I recently posted my personal rule for my kids when it comes to having boyfriends or girlfriends sleep over: they have to be dating for at least one year. If that happens to be at the age of 16, then so be it. If they’re going to have sex, I prefer they do it in the safety of our home. But when I spoke with an American friend of mine about this the other day, he said that in the United States, I could be put in jail for that. I was shocked. He explained that in the U.S, there are laws that, for example, make it illegal for two 17-year-olds to have sex, and who if caught in the act, could be arrested. After finding out that for a simple blog post I could be considered an accessory to this crime, I wanted some more answers. I asked Maria Frick to help me research the topic, and she found that apparently U.S law has stayed true to its Puritan roots, though what Americans do behind closed doors, or on Spring Break vacations, is another story.

No one denies the fact that the United States has paved the way for many of the democratic principles used in the developed world today, and that freeing oppressed countries and spreading “liberty and justice for all” is as American a pastime as baseball. But the politics back home, at least those laws dealing with Americans´ sexual freedoms, are surprisingly old-fashioned. With such revered traditions as the wet t-shirt contest, and an insatiable demand for porn, it’s hard to believe that the US government still has the power to referee the sex lives of its citizens. A bit ironic? I think so.

And while 18 states and Puerto Rico can impose a sentence of up to ten years in prison for certain sexual acts such as sodomy, oral sex and paraphilia, are these laws really upholding the “strong moral backbone” of the United States? When couples need to ask the Supreme Court´s permission to have sex, maybe that´s a sign that something is wrong.
An example of the power of these laws is the court case “Lawrence and Garner vs. Texas.” When Houston police were called to the home of John Lawrence in 1998 on a neighbor’s false report of a “weapons disturbance,” they found Lawrence and his male partner Tyron Garner having sex, arrested the men, held them overnight in jail and charged them $200 dollars each for violating the “Homosexual Conduct Law” of Texas. The couple brought their unfortunate case to the Texas Appellate Court, then to the Texas Criminal Appellate Court without luck. Finally the case reached the Supreme Court and in 2003, judges decided that the men had been treated unfairly and that they had the right to act as they wish in their own home. Since then, the majority of U.S sodomy laws have been deemed unconstitutional.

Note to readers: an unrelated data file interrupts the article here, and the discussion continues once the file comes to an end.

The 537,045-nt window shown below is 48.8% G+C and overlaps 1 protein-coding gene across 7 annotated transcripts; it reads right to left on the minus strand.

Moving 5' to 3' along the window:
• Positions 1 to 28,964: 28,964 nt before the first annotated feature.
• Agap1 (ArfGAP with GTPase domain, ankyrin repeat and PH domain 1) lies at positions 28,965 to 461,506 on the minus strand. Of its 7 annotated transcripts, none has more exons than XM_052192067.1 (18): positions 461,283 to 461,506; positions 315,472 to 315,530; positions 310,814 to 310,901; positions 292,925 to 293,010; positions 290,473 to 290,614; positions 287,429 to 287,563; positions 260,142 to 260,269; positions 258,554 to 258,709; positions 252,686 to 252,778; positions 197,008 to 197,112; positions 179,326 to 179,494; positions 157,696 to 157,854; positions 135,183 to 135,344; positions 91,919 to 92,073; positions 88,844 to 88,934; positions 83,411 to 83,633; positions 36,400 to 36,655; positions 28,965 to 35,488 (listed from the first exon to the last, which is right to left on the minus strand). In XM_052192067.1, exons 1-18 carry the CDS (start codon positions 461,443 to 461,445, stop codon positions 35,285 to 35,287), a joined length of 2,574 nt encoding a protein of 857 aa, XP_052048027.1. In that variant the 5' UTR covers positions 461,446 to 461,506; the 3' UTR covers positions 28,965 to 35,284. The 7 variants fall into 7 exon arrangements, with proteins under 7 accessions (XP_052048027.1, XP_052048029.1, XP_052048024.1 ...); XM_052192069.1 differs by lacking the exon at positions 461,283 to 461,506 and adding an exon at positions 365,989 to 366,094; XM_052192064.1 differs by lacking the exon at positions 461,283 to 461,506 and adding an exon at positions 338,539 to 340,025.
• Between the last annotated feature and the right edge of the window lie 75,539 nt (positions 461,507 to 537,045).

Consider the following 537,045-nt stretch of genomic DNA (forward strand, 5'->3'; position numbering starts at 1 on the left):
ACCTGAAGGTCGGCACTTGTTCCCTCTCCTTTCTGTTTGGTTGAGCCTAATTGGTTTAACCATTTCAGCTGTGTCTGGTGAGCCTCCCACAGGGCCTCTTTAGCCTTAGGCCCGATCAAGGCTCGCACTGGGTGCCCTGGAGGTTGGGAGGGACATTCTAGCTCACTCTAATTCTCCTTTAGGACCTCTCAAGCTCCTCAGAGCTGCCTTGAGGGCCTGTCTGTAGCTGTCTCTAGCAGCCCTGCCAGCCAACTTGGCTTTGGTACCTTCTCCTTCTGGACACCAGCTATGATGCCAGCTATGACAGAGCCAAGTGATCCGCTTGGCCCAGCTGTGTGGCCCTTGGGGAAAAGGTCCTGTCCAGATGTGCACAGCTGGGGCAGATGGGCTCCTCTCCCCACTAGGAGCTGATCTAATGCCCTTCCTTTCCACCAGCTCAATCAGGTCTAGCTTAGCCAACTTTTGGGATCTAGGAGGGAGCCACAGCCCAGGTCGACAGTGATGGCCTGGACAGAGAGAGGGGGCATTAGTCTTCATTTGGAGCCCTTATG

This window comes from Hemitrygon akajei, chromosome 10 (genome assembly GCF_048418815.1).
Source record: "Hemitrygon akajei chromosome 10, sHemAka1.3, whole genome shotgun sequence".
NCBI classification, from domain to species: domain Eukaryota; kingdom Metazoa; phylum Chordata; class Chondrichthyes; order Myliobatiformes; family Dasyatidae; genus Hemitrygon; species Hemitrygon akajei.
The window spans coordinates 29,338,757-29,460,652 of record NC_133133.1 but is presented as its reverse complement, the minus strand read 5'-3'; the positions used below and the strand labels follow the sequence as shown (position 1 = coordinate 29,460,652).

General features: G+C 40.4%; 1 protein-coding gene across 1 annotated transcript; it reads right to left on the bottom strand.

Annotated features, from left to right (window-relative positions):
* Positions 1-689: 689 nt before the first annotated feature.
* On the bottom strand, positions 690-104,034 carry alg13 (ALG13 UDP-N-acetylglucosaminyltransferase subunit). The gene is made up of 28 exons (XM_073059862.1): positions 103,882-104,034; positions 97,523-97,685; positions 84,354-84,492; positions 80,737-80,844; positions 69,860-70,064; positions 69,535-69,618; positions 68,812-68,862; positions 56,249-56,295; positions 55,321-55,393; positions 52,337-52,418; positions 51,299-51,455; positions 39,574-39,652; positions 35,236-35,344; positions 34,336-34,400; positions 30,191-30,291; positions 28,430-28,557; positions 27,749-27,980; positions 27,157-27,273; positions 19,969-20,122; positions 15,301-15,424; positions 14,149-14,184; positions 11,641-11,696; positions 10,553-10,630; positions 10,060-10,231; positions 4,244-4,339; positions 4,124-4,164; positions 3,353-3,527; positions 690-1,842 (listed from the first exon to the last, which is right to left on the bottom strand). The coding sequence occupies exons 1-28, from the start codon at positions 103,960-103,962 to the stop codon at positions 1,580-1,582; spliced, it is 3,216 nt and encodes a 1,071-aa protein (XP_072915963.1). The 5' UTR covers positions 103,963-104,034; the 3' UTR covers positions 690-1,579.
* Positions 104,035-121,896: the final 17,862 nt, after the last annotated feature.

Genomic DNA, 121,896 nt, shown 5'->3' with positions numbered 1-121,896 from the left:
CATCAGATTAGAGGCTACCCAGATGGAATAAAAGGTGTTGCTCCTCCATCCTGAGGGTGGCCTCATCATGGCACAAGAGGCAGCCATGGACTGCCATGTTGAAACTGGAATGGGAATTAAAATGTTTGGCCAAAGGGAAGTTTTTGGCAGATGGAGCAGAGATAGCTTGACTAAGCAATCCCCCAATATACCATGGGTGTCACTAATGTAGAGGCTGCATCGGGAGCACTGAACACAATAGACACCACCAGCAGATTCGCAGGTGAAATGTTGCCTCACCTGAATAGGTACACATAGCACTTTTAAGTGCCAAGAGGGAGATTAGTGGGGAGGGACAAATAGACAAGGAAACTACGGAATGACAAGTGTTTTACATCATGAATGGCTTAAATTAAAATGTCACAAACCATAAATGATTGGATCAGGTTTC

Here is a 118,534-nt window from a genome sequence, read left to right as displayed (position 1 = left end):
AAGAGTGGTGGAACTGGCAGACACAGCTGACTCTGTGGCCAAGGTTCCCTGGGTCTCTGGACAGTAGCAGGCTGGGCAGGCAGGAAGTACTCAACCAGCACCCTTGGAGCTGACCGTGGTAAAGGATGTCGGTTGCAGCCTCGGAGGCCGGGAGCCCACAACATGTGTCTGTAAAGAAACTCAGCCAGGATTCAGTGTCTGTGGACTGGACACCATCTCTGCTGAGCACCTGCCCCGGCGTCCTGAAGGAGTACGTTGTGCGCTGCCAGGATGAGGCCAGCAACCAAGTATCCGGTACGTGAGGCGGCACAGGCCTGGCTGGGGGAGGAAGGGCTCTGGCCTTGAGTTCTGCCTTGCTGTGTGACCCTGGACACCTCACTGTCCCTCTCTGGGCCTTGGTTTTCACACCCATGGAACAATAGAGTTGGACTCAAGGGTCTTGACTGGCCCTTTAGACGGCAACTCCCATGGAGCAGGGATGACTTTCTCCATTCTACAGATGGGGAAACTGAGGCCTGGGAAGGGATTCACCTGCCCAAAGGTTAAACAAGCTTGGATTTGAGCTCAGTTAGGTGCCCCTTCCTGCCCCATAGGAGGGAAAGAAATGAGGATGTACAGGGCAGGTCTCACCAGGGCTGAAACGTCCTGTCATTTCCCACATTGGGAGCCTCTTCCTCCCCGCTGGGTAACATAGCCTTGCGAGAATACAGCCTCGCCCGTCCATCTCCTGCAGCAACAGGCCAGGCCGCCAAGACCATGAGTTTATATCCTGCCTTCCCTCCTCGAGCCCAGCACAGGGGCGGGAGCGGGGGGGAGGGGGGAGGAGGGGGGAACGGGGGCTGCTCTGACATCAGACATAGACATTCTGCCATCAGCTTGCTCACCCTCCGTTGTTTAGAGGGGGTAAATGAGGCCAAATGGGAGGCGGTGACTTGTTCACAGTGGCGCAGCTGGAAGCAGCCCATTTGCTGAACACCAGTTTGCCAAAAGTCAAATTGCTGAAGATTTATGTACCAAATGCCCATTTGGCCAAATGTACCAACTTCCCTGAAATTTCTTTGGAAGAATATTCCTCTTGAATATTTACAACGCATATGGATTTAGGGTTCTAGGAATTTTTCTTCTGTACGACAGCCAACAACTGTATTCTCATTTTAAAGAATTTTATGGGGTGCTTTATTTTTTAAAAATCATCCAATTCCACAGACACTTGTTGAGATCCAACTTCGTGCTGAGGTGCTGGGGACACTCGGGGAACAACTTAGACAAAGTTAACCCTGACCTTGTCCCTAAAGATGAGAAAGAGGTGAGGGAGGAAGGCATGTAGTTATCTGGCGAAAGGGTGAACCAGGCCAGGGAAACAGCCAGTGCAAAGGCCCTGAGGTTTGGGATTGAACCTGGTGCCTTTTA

Taking into account that many of these sex laws were created to protect people from sexual abuse and rape, and that the rules vary greatly from state to state, I was still surprised by the severity of sex laws for minors in the United States. The statutory rape law, in theory, would penalize an 18-year-old girl for having sex with her 17-year-old boyfriend. In some states, it’s even considered illegal for two people under age 18 to have sex. The argument? In a country where teens can earn a license to drive a car at 16, lawmakers reason that kids under 18 are unable to consent to sexual acts; that they are too immature to decide for themselves if they are ready for sex and with whom. That said, the majority of American teens are sexually active by the time they graduate high school, and statistics show that they start earlier than kids in other Western countries. I wonder: Could the strictness of these laws actually be a cause of such sexually active young people?

And when states like California attempt to combat teen pregnancy with harsher statutory rape laws, it seems a much simpler and less invasive technique would be to boost the quality of sexual education classes and make condoms and other contraceptives available to young people. Then teens would be informed enough to decide for themselves if they’re ready for sex, and if so, know how to protect themselves.
In many ways, the United States is a pretty liberal country. And I think it’s safe to say that I am more pro-American than the average European, after I, as my readers know, lived there for 18 years. But with time, instead of advancing it seems the USA is taking steps backwards when it comes to such social issues. In Spain we’ve got gay marriage while Americans need a lawyer present before they take their partners to bed.

Follow Martin Varsavsky on Twitter: twitter.com/martinvars

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